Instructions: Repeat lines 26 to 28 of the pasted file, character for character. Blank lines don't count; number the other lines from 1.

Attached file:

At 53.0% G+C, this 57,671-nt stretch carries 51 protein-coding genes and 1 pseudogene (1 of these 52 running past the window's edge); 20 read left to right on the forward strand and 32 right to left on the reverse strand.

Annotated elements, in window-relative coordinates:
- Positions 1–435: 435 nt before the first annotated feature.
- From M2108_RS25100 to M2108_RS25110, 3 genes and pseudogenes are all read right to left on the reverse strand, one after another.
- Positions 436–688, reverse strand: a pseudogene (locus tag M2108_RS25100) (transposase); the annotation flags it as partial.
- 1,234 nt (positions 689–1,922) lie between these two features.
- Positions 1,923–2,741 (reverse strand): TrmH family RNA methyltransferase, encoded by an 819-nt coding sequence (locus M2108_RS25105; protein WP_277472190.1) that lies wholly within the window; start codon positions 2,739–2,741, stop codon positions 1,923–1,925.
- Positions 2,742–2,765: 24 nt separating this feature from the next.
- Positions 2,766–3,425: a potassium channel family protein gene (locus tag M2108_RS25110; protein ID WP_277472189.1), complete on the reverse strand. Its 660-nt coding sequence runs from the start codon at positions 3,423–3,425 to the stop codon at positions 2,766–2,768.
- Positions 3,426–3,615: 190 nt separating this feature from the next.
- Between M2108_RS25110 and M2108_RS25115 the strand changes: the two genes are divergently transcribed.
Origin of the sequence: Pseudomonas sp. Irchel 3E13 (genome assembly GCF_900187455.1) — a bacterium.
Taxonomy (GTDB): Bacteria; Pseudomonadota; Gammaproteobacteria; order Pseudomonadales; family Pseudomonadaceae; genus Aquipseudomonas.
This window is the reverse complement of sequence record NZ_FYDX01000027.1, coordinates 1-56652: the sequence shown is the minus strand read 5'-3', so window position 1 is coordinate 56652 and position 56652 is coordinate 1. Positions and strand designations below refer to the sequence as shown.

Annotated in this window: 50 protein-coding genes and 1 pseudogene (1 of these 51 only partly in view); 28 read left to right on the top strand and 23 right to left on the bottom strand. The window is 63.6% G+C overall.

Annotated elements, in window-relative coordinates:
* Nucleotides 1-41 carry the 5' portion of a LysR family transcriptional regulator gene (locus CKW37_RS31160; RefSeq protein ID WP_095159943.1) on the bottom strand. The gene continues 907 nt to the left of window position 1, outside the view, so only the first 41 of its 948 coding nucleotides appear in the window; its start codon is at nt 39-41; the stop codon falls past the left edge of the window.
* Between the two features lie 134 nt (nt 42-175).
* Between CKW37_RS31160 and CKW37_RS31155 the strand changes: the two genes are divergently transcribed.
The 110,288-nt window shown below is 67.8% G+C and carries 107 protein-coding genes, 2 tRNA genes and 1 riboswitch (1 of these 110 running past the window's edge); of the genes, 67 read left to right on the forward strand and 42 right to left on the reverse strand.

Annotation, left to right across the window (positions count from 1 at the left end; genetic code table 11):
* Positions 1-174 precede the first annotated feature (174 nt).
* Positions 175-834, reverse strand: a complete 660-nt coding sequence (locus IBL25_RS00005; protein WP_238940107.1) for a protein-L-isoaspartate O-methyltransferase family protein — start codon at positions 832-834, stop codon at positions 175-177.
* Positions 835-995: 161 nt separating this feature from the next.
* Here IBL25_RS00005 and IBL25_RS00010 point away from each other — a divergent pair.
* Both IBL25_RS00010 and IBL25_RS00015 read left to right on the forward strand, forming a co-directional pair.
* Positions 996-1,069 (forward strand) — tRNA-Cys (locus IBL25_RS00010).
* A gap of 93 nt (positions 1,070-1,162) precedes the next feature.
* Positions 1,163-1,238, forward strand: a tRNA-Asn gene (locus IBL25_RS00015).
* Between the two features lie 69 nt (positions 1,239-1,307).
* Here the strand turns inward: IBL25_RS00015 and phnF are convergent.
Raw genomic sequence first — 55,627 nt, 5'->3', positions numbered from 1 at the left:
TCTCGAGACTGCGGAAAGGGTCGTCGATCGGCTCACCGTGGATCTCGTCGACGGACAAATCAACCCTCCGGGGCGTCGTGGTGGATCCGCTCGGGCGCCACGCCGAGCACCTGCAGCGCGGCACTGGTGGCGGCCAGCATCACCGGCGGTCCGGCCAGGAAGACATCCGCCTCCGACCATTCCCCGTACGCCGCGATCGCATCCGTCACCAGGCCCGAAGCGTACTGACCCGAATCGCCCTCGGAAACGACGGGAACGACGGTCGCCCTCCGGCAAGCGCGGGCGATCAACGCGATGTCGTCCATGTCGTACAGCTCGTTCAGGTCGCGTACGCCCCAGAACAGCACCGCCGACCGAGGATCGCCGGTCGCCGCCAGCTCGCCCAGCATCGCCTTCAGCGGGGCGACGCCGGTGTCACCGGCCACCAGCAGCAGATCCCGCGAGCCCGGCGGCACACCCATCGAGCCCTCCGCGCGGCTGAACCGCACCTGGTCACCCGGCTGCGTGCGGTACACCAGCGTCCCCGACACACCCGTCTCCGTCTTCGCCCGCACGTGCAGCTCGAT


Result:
* Both IBL25_RS00010 and IBL25_RS00015 read left to right on the forward strand, forming a co-directional pair.
* Positions 996-1,069 (forward strand) — tRNA-Cys (locus IBL25_RS00010).
* A gap of 93 nt (positions 1,070-1,162) precedes the next feature.